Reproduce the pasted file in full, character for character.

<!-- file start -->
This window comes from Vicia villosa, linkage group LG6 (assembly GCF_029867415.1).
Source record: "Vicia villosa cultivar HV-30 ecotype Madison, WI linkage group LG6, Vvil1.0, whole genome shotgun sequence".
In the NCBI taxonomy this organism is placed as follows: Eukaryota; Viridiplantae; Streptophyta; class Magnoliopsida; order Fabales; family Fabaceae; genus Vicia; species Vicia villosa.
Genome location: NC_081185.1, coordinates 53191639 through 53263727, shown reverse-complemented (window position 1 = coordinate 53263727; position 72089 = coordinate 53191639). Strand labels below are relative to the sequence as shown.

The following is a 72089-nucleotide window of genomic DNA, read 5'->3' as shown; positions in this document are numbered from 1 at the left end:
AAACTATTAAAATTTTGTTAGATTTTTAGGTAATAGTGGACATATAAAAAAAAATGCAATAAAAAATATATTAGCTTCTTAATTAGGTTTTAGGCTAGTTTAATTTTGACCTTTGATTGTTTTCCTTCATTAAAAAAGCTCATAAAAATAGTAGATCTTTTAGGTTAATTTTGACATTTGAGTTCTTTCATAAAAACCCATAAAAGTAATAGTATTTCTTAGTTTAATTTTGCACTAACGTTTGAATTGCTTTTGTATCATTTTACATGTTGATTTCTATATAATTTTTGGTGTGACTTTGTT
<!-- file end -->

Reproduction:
This window comes from Vicia villosa, linkage group LG6 (assembly GCF_029867415.1).
Source record: "Vicia villosa cultivar HV-30 ecotype Madison, WI linkage group LG6, Vvil1.0, whole genome shotgun sequence".
In the NCBI taxonomy this organism is placed as follows: Eukaryota; Viridiplantae; Streptophyta; class Magnoliopsida; order Fabales; family Fabaceae; genus Vicia; species Vicia villosa.
Genome location: NC_081185.1, coordinates 53191639 through 53263727, shown reverse-complemented (window position 1 = coordinate 53263727; position 72089 = coordinate 53191639). Strand labels below are relative to the sequence as shown.

The following is a 72089-nucleotide window of genomic DNA, read 5'->3' as shown; positions in this document are numbered from 1 at the left end:
AAACTATTAAAATTTTGTTAGATTTTTAGGTAATAGTGGACATATAAAAAAAAATGCAATAAAAAATATATTAGCTTCTTAATTAGGTTTTAGGCTAGTTTAATTTTGACCTTTGATTGTTTTCCTTCATTAAAAAAGCTCATAAAAATAGTAGATCTTTTAGGTTAATTTTGACATTTGAGTTCTTTCATAAAAACCCATAAAAGTAATAGTATTTCTTAGTTTAATTTTGCACTAACGTTTGAATTGCTTTTGTATCATTTTACATGTTGATTTCTATATAATTTTTGGTGTGACTTTGTT